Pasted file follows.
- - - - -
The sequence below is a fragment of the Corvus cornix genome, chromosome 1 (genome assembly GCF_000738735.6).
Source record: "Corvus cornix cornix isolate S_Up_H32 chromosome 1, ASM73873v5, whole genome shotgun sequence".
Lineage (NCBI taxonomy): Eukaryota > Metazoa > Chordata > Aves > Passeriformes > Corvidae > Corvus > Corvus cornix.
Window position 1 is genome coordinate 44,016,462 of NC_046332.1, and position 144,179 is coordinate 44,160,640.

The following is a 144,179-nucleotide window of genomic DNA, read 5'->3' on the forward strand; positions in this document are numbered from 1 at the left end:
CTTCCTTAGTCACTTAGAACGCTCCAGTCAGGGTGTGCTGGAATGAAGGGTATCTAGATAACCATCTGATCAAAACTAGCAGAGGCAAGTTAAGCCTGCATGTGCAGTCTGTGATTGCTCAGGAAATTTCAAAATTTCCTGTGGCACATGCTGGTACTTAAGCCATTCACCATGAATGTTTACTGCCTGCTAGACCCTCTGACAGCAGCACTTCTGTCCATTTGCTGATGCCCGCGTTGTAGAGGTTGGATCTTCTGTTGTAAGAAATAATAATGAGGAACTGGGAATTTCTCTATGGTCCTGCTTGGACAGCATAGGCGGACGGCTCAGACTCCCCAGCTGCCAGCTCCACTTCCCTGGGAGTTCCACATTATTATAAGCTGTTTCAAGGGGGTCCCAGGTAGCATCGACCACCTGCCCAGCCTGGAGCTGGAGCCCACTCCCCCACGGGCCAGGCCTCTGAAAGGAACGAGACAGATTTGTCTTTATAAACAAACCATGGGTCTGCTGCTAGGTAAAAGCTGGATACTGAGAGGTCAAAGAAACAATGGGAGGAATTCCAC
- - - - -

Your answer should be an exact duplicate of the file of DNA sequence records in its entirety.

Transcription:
The sequence below is a fragment of the Corvus cornix genome, chromosome 1 (genome assembly GCF_000738735.6).
Source record: "Corvus cornix cornix isolate S_Up_H32 chromosome 1, ASM73873v5, whole genome shotgun sequence".
Lineage (NCBI taxonomy): Eukaryota > Metazoa > Chordata > Aves > Passeriformes > Corvidae > Corvus > Corvus cornix.
Window position 1 is genome coordinate 44,016,462 of NC_046332.1, and position 144,179 is coordinate 44,160,640.

The following is a 144,179-nucleotide window of genomic DNA, read 5'->3' on the forward strand; positions in this document are numbered from 1 at the left end:
CTTCCTTAGTCACTTAGAACGCTCCAGTCAGGGTGTGCTGGAATGAAGGGTATCTAGATAACCATCTGATCAAAACTAGCAGAGGCAAGTTAAGCCTGCATGTGCAGTCTGTGATTGCTCAGGAAATTTCAAAATTTCCTGTGGCACATGCTGGTACTTAAGCCATTCACCATGAATGTTTACTGCCTGCTAGACCCTCTGACAGCAGCACTTCTGTCCATTTGCTGATGCCCGCGTTGTAGAGGTTGGATCTTCTGTTGTAAGAAATAATAATGAGGAACTGGGAATTTCTCTATGGTCCTGCTTGGACAGCATAGGCGGACGGCTCAGACTCCCCAGCTGCCAGCTCCACTTCCCTGGGAGTTCCACATTATTATAAGCTGTTTCAAGGGGGTCCCAGGTAGCATCGACCACCTGCCCAGCCTGGAGCTGGAGCCCACTCCCCCACGGGCCAGGCCTCTGAAAGGAACGAGACAGATTTGTCTTTATAAACAAACCATGGGTCTGCTGCTAGGTAAAAGCTGGATACTGAGAGGTCAAAGAAACAATGGGAGGAATTCCAC